Thursday, September 16, 2010

The Next Step After Frugality: Preserving Capital With Low-Risk Investment Vehicles

At the outset of the Subprime Mortage Crisis during 2008, I had a fascinating conversation with two successful business professionals.  Both were their early 50’s. One was a partner in a large Real Estate investment firm in Chicago, and the second was a Physician who owned his own medical practice.  During the course of our conversation, both of them communicated to me that if they had invested all of their net worth in T-Bills for their entire professional careers, both would have been able to retire early.  I was shocked!  They had each experienced such massive losses in the market throughout their career, and then oftentimes got out at the worst of times, that they would have been much better off if they had simply invested in low-interest, but extremely safe, T-Bills.
This exact story is why many investors are currently adjusting their portfolios by adopting a lower risk investor profile.  Preservation of capital is the number one priority for many investors in the current economic climate of uncertainty that is present in most developed nations around the world.  As rumors of a possible double dip recession surface in various news publications, the one thing people one more than anything is to not lose money.
Savings Accounts
Savings Accounts offer the smallest rate of return in comparison to other low-risk investments.  While they are the most liquid, they also have the weakest return.  Furthermore, when the Federal Reserve lowers interest rates in the United States due to economic recession, the rate of return on a Savings Account will likewise fall.  This very low rate of return, sometimes even below 1%, is why many investors do not like to keep funds in a Savings Account for very long.  However, if liquidity and preservation of capital is your goal, a Savings Account is an excellent place to park funds.  Also, they are considered extremely safe because if a bank were to fail, the FDIC insures against loss.
Money Market Accounts
Money Market Accounts are similar to a Savings Account.  Investors deposit funds in a Money Market Account at their banking institution, but they are offered a return that is slightly higher than a savings account.  The risk on the investors side is still very low, but they are subject to different terms concerning the minimum amount deposited and how often they can deposit and withdraw funds.  For this reason, Money Market Accounts are seen as less liquid than a standard savings account, but they do offer a higher rate of interest.  This investment vehicle is great for an investor who knows that the investment funds will not be needed for a longer period of time.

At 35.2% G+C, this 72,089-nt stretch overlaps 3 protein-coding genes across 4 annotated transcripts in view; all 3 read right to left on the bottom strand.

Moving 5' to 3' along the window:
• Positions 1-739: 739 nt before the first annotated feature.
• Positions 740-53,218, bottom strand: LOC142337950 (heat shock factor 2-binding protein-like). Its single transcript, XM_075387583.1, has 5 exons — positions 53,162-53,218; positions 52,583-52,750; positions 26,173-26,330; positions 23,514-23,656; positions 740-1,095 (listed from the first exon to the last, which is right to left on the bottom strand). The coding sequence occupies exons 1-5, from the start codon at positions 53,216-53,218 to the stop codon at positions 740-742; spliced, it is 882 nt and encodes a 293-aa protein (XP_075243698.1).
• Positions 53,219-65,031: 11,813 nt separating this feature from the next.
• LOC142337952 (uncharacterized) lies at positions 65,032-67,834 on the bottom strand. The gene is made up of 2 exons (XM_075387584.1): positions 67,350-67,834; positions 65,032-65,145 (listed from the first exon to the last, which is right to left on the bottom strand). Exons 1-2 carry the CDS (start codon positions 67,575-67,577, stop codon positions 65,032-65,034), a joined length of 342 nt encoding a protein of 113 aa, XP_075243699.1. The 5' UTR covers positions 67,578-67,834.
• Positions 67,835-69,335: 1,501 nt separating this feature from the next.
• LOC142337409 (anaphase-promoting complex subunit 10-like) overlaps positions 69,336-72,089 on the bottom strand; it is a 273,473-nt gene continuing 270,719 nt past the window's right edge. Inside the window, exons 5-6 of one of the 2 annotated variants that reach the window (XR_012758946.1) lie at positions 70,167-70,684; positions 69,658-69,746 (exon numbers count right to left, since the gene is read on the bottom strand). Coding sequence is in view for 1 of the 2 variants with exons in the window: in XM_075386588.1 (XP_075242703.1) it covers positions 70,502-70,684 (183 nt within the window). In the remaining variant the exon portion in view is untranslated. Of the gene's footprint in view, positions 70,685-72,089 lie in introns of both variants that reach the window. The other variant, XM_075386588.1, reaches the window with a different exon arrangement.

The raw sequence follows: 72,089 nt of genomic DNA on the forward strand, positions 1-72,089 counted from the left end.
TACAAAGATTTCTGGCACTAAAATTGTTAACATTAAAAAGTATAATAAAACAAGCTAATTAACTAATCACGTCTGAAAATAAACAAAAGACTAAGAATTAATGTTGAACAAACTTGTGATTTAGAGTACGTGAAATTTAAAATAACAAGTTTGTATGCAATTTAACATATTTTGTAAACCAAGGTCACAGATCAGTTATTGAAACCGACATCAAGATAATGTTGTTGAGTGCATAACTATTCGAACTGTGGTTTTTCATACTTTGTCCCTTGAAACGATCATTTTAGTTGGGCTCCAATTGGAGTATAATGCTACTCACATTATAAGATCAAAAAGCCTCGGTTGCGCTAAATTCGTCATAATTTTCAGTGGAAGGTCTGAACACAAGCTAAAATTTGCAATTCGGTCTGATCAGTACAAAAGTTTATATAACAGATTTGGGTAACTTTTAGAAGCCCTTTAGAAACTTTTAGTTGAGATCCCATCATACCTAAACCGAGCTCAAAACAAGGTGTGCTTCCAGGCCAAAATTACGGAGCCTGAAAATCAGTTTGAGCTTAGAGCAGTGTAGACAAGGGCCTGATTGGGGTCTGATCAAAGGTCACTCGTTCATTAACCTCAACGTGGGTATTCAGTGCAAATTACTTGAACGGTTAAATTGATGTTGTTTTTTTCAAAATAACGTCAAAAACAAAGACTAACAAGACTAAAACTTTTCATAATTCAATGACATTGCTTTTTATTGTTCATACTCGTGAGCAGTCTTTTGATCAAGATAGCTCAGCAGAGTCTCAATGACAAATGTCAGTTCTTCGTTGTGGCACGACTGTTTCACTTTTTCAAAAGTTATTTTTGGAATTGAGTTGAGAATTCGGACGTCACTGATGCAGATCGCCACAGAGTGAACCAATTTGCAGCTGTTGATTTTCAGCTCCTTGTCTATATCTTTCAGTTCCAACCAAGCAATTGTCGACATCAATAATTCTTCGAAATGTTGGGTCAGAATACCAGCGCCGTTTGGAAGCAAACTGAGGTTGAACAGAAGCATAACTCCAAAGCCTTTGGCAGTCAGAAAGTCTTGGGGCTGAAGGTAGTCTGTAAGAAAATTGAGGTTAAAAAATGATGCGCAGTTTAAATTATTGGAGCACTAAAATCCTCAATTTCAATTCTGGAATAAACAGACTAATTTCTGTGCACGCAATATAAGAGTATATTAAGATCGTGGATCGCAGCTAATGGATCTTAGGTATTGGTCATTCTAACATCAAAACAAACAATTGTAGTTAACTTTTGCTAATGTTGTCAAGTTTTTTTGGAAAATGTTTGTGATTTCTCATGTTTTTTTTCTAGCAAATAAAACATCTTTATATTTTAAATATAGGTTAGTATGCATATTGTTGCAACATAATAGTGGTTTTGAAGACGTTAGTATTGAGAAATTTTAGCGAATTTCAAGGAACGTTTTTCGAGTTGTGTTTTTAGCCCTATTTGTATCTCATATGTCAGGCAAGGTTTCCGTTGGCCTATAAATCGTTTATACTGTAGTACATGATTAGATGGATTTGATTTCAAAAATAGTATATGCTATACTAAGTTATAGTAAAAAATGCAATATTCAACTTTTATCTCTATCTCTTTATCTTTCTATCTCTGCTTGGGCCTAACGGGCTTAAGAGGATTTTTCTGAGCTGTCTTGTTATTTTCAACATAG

Certificates of Deposit
Certificates of Deposit (CD’s) are a favorite amongst investors seeking to preserve capital with a low risk investment vehicle.  While CD’s are also issued by banking institutions, they offer a higher interest rate than a standard Savings Account of Money Market Account.  They are the highest returning investment vehicle that the FDIC still insures against loss.  The downside to CD’s is they are much less liquid.  In fact, depending on the CD, funds generally cannot be withdrawn for several months up to several years.  Funds withdrawn before the maturity date are hit with various fees.
Bonds are issued as debt by a company.  Thus, when you purchase a corporate or sovereign bond, you are essentially loaning that company or country money.  For this reason, bonds are seen as a relatively safe investment.  Bonds do, however, vary in their risk profile.  Bonds are generally rated with a letter sequence, such as AAA, that signifies how risky they are.  A bond issued by a company such as Microsoft is regarded as extremely safe, with little to no chance of default.  An investor can take more risk in search of greater reward and invest in junk bonds.  These bonds will return a higher rate of interest, but the risk of default is also much higher.
T-Bills are seen as the safest form of investment for very large players in the financial world.  When investors want to protect their capital, but still want to get a small return on their investment, they will oftentimes purchase Treasury Bills.  Treasury Bills are debt issued by the U.S. Government.  When an investor purchases a T-Bill, he or she is essentially loaning the U.S. Government money.   This investment vehicle is seen as extremely safe, since the probability of the U.S. Government defaulting on its debt is extremely low.  T-Bills will also typically return less than a bond, since the risk is less.  In currency trading, when there is a large amount of T-Bills being purchased during times of economic uncertainty, the U.S. Dollar will often rise in value due to this great demand for U.S. safety.

The are serveral types of low risk investment vehicles, but it is up to you to decide which one is best for you. Always preform a 3rd party check before commiting to an investment broker, and take the time to do a little research. Part of preserving your hard earned money for
retirement is making sure inflation doesn't eat away at it slowly underneath your matress.

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